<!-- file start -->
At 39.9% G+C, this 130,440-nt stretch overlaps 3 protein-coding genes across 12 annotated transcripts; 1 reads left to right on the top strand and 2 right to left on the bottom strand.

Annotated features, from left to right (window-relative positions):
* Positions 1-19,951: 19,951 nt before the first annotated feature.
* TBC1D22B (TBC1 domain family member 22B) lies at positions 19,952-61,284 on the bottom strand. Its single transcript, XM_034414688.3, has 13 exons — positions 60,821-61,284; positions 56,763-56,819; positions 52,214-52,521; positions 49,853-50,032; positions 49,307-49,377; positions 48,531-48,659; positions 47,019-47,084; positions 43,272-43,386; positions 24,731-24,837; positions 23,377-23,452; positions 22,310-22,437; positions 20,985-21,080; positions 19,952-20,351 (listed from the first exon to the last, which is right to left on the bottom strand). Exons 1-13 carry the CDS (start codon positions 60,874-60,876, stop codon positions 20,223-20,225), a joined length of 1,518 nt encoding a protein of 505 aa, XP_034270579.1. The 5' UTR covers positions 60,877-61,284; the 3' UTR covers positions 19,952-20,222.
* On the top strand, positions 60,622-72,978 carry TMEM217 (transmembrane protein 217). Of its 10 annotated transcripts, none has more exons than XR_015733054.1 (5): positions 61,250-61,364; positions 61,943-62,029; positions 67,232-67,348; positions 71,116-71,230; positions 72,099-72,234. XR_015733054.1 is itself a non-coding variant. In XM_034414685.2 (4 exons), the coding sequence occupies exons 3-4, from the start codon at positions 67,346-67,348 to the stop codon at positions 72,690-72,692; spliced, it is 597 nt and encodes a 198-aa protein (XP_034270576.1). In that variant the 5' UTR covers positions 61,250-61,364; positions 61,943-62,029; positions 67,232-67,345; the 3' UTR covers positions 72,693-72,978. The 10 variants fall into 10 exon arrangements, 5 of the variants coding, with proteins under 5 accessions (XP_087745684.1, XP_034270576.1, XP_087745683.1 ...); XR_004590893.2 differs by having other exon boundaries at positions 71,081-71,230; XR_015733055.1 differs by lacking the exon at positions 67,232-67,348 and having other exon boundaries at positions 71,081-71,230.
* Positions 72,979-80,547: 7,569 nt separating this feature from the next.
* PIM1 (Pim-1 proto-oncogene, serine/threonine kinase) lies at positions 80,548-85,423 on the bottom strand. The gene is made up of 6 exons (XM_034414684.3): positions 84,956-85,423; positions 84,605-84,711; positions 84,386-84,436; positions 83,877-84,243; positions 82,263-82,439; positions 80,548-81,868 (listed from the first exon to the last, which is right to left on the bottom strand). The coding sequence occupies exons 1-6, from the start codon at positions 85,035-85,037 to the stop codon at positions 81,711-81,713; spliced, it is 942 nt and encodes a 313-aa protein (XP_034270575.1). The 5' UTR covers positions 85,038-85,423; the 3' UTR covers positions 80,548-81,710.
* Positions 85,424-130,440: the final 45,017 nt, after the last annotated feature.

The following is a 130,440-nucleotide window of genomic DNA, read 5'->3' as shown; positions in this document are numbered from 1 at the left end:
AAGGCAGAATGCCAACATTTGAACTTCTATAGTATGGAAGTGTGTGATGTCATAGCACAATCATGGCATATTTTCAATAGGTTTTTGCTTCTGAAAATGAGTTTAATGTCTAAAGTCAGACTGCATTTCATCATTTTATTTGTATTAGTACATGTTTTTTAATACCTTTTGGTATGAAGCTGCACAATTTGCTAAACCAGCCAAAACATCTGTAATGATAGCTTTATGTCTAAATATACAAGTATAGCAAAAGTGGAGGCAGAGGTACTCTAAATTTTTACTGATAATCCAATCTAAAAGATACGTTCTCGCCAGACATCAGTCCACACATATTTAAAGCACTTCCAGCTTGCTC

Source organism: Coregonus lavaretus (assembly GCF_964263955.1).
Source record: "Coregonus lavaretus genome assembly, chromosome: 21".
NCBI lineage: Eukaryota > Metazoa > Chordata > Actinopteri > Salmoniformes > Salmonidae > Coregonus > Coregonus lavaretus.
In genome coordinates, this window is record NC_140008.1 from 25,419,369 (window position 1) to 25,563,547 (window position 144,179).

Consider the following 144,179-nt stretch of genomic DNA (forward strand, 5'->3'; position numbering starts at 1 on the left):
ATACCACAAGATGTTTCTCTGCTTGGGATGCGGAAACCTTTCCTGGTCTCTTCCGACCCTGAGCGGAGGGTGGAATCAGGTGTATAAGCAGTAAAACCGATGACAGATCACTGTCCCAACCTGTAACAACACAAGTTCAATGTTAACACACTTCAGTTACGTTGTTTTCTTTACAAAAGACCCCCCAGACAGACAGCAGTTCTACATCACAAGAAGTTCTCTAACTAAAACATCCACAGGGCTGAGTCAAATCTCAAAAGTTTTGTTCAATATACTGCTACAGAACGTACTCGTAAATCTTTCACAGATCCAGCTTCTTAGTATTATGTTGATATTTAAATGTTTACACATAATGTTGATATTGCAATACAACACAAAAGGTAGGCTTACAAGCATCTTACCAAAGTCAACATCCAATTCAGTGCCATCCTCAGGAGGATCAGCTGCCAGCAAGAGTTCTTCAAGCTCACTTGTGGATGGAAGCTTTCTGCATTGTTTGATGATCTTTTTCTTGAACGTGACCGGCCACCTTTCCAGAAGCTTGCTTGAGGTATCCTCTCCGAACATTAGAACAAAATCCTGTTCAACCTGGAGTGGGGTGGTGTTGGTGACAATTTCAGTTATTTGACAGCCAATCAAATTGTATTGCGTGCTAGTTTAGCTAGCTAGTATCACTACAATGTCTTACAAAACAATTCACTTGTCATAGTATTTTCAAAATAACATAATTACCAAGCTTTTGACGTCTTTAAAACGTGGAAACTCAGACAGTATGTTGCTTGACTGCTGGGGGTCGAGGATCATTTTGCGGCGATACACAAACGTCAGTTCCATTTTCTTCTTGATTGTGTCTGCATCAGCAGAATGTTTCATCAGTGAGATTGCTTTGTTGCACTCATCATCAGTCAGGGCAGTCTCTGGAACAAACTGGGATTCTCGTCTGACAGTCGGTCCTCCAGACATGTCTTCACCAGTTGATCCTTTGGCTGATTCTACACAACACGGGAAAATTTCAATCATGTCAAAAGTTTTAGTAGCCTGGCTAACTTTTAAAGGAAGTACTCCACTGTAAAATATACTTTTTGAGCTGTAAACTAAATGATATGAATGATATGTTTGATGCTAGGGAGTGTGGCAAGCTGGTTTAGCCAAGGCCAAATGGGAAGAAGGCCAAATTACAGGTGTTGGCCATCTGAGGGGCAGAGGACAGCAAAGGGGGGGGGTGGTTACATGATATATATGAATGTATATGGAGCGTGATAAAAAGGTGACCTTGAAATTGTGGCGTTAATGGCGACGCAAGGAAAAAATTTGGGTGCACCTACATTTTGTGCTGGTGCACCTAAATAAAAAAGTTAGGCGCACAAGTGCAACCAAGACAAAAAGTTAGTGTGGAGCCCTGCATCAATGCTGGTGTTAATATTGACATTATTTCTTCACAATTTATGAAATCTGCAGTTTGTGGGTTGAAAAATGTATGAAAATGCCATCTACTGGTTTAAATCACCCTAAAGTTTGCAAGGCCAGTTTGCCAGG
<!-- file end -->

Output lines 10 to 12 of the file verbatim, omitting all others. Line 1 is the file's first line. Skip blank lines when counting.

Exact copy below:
AAGGCAGAATGCCAACATTTGAACTTCTATAGTATGGAAGTGTGTGATGTCATAGCACAATCATGGCATATTTTCAATAGGTTTTTGCTTCTGAAAATGAGTTTAATGTCTAAAGTCAGACTGCATTTCATCATTTTATTTGTATTAGTACATGTTTTTTAATACCTTTTGGTATGAAGCTGCACAATTTGCTAAACCAGCCAAAACATCTGTAATGATAGCTTTATGTCTAAATATACAAGTATAGCAAAAGTGGAGGCAGAGGTACTCTAAATTTTTACTGATAATCCAATCTAAAAGATACGTTCTCGCCAGACATCAGTCCACACATATTTAAAGCACTTCCAGCTTGCTC

Source organism: Coregonus lavaretus (assembly GCF_964263955.1).
Source record: "Coregonus lavaretus genome assembly, chromosome: 21".